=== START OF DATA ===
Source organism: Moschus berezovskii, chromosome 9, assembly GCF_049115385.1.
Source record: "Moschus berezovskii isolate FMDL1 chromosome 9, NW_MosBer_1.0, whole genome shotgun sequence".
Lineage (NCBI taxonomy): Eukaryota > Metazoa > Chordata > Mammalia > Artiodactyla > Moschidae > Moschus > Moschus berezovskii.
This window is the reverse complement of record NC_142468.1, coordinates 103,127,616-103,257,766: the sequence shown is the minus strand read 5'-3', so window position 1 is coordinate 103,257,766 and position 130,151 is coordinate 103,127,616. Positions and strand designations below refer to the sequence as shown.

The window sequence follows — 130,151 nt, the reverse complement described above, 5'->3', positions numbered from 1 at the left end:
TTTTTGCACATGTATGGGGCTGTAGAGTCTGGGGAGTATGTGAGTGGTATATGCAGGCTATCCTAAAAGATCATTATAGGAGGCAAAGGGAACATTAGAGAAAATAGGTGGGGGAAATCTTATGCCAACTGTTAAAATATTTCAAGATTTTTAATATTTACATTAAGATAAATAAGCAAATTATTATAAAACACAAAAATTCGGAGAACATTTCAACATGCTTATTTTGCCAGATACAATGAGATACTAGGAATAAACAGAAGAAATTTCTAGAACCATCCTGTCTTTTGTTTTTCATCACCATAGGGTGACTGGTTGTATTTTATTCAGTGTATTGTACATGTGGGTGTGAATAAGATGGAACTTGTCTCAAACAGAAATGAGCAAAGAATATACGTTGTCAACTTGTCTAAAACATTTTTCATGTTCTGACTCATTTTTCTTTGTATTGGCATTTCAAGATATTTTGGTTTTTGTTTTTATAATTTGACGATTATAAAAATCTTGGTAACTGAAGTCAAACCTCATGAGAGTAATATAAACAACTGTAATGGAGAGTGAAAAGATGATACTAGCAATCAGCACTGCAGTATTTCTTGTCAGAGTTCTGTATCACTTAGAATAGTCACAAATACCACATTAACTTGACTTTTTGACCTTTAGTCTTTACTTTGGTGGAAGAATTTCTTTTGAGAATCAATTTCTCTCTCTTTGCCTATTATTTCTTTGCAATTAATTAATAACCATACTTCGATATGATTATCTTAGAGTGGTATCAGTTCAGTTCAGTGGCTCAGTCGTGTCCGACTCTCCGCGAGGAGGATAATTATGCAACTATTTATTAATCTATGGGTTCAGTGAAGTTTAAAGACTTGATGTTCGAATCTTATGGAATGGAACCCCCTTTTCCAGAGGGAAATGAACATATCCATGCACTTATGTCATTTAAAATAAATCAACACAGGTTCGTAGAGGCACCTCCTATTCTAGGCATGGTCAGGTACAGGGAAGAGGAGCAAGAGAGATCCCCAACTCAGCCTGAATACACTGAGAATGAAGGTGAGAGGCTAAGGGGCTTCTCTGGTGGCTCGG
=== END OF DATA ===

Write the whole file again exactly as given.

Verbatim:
Source organism: Moschus berezovskii, chromosome 9, assembly GCF_049115385.1.
Source record: "Moschus berezovskii isolate FMDL1 chromosome 9, NW_MosBer_1.0, whole genome shotgun sequence".
Lineage (NCBI taxonomy): Eukaryota > Metazoa > Chordata > Mammalia > Artiodactyla > Moschidae > Moschus > Moschus berezovskii.
This window is the reverse complement of record NC_142468.1, coordinates 103,127,616-103,257,766: the sequence shown is the minus strand read 5'-3', so window position 1 is coordinate 103,257,766 and position 130,151 is coordinate 103,127,616. Positions and strand designations below refer to the sequence as shown.

The window sequence follows — 130,151 nt, the reverse complement described above, 5'->3', positions numbered from 1 at the left end:
TTTTTGCACATGTATGGGGCTGTAGAGTCTGGGGAGTATGTGAGTGGTATATGCAGGCTATCCTAAAAGATCATTATAGGAGGCAAAGGGAACATTAGAGAAAATAGGTGGGGGAAATCTTATGCCAACTGTTAAAATATTTCAAGATTTTTAATATTTACATTAAGATAAATAAGCAAATTATTATAAAACACAAAAATTCGGAGAACATTTCAACATGCTTATTTTGCCAGATACAATGAGATACTAGGAATAAACAGAAGAAATTTCTAGAACCATCCTGTCTTTTGTTTTTCATCACCATAGGGTGACTGGTTGTATTTTATTCAGTGTATTGTACATGTGGGTGTGAATAAGATGGAACTTGTCTCAAACAGAAATGAGCAAAGAATATACGTTGTCAACTTGTCTAAAACATTTTTCATGTTCTGACTCATTTTTCTTTGTATTGGCATTTCAAGATATTTTGGTTTTTGTTTTTATAATTTGACGATTATAAAAATCTTGGTAACTGAAGTCAAACCTCATGAGAGTAATATAAACAACTGTAATGGAGAGTGAAAAGATGATACTAGCAATCAGCACTGCAGTATTTCTTGTCAGAGTTCTGTATCACTTAGAATAGTCACAAATACCACATTAACTTGACTTTTTGACCTTTAGTCTTTACTTTGGTGGAAGAATTTCTTTTGAGAATCAATTTCTCTCTCTTTGCCTATTATTTCTTTGCAATTAATTAATAACCATACTTCGATATGATTATCTTAGAGTGGTATCAGTTCAGTTCAGTGGCTCAGTCGTGTCCGACTCTCCGCGAGGAGGATAATTATGCAACTATTTATTAATCTATGGGTTCAGTGAAGTTTAAAGACTTGATGTTCGAATCTTATGGAATGGAACCCCCTTTTCCAGAGGGAAATGAACATATCCATGCACTTATGTCATTTAAAATAAATCAACACAGGTTCGTAGAGGCACCTCCTATTCTAGGCATGGTCAGGTACAGGGAAGAGGAGCAAGAGAGATCCCCAACTCAGCCTGAATACACTGAGAATGAAGGTGAGAGGCTAAGGGGCTTCTCTGGTGGCTCGG